Korean teenagers grow up watching sporting heroes like Manchester United midfielder Park Ji-sung and figure skating champion Kim Yu-na pitch beer in TV commercials. Boy and girl bands like Big Bang and Uee, whose members are only in their early 20s, also flog beer on TV.
Ads for soju have long been dominated by female stars like Lee Hyo-ri, Kim Tae-hee, Lee Min-jung and Baek Ji-young. One of the most frequent topics of discussion on TV talk shows, which are hugely popular among teens, is how much alcohol a celebrity can handle. Korea, in fact, is the only country in the world where top athletes and entertainers jostle for a chance to appear in a liquor ad.
The 16 liquor companies in Korea voluntarily agreed in 2010 to refrain from risqué images or featuring teens in their advertising. But other than printing in small letters on the corner of their labels the warning "Excessive drinking is hazardous to your health," they continue to hire top athletes and entertainers to endorse their products.
According to a 2010 study by the Ministry of Health and Welfare, 51.9 percent of teens had drunk alcohol, and the first time was at on average at the age of 13.6. Teens are easily affected by ads or commercials, and they watch their favorite athletes or entertainers turn to the bottle when they are happy or sad. This reduces their wariness of alcohol and leads them to treat it like a soft drink.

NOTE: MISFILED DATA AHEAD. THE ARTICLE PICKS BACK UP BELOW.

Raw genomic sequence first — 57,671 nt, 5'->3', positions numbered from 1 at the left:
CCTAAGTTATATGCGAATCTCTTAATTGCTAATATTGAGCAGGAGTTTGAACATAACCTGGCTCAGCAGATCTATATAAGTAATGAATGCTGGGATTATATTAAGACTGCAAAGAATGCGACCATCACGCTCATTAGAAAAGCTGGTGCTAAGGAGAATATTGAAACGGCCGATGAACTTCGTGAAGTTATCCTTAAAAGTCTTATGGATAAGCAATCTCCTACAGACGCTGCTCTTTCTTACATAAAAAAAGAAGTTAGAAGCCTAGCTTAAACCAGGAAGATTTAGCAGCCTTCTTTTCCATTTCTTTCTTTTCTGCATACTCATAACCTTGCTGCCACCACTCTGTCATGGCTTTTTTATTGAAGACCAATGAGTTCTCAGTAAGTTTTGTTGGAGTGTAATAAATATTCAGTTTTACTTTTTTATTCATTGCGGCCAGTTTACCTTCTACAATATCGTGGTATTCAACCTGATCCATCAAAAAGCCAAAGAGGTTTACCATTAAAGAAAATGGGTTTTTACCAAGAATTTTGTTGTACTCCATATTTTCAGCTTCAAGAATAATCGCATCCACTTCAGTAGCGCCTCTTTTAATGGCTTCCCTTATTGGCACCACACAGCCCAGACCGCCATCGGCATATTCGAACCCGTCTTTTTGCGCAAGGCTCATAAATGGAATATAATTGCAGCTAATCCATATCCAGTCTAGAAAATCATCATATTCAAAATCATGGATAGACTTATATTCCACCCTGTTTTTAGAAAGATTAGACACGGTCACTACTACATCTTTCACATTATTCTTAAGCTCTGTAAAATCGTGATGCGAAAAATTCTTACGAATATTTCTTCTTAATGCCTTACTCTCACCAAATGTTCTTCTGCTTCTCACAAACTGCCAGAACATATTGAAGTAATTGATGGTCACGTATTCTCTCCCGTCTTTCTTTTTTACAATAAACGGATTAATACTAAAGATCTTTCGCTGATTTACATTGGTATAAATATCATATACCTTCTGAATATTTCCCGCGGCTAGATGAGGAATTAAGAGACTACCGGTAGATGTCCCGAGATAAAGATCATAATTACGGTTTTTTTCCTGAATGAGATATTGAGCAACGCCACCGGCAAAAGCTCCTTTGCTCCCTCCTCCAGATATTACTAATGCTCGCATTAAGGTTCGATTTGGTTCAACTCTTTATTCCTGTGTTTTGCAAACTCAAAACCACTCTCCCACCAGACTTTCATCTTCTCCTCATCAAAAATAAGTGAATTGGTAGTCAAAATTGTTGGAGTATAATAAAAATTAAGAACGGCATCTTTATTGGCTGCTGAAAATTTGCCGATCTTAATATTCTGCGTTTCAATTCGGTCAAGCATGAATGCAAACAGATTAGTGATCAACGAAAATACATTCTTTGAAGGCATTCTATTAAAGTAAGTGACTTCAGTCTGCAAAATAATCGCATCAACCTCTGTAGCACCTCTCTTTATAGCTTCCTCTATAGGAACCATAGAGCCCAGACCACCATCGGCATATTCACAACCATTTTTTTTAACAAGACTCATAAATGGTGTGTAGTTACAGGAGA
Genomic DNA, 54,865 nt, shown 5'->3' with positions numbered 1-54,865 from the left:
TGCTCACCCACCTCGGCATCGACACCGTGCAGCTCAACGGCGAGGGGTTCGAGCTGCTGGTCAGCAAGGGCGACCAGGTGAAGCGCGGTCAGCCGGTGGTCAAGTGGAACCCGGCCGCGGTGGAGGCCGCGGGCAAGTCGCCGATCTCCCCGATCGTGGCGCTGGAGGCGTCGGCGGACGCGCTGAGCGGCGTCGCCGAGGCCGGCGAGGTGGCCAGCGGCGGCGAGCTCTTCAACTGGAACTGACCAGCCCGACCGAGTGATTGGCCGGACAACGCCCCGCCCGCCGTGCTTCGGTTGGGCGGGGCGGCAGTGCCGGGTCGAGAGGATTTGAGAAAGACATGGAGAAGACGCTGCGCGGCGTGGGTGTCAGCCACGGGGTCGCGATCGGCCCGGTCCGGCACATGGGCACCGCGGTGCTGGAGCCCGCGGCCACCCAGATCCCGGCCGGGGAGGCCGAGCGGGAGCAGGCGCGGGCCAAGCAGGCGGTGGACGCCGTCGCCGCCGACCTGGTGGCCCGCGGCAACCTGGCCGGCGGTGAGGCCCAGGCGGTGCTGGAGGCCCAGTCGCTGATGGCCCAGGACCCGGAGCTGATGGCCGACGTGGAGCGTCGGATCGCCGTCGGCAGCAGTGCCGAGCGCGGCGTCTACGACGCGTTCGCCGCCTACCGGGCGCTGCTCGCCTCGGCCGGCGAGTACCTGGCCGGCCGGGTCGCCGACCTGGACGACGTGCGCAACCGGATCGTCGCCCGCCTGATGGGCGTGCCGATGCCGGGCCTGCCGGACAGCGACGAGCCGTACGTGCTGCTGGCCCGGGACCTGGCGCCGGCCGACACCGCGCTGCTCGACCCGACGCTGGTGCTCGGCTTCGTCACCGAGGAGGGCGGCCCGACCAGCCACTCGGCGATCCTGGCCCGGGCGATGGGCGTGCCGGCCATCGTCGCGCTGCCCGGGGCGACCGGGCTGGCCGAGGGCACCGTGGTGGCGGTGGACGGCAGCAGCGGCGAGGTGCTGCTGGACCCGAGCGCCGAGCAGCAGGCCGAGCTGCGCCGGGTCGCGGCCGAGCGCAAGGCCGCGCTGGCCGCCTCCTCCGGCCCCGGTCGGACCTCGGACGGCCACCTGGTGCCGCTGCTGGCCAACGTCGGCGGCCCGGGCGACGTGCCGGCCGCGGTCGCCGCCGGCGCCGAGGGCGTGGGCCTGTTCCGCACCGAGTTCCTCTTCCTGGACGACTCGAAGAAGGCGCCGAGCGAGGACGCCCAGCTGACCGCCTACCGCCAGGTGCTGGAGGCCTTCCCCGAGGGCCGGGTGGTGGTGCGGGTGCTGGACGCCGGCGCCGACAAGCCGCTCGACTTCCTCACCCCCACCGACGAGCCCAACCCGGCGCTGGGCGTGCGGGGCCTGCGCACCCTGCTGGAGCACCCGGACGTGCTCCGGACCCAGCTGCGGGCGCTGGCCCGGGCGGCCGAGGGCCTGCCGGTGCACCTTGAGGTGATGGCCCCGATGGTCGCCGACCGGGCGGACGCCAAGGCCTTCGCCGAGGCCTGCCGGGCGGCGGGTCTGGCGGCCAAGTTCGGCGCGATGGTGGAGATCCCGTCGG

France and Germany have banned liquor ads on TV, and companies that make alcoholic beverages are prohibited from sponsoring cultural events or sports matches. In the U.S., ads cannot depict people actually drinking beer, and cartoon characters that are popular among kids cannot be used to sell liquor. Sweden has also banned liquor ads on TV and only allows them in the print media for products that are less than 15 proof.
Korean authorities have banned ads for liquor more than 17 proof, and TV commercials for products with a lower alcohol content can be shown only between 10 p.m. and 7 a.m. That is not enough. Korea too should completely stop commercials that entice teenagers to drink, so that the country can shake of its notoriety as a nation of drunks. Public transportation and facilities frequented by teens should be off limits for liquor ads too, and celebrities should stay away from liquor ads.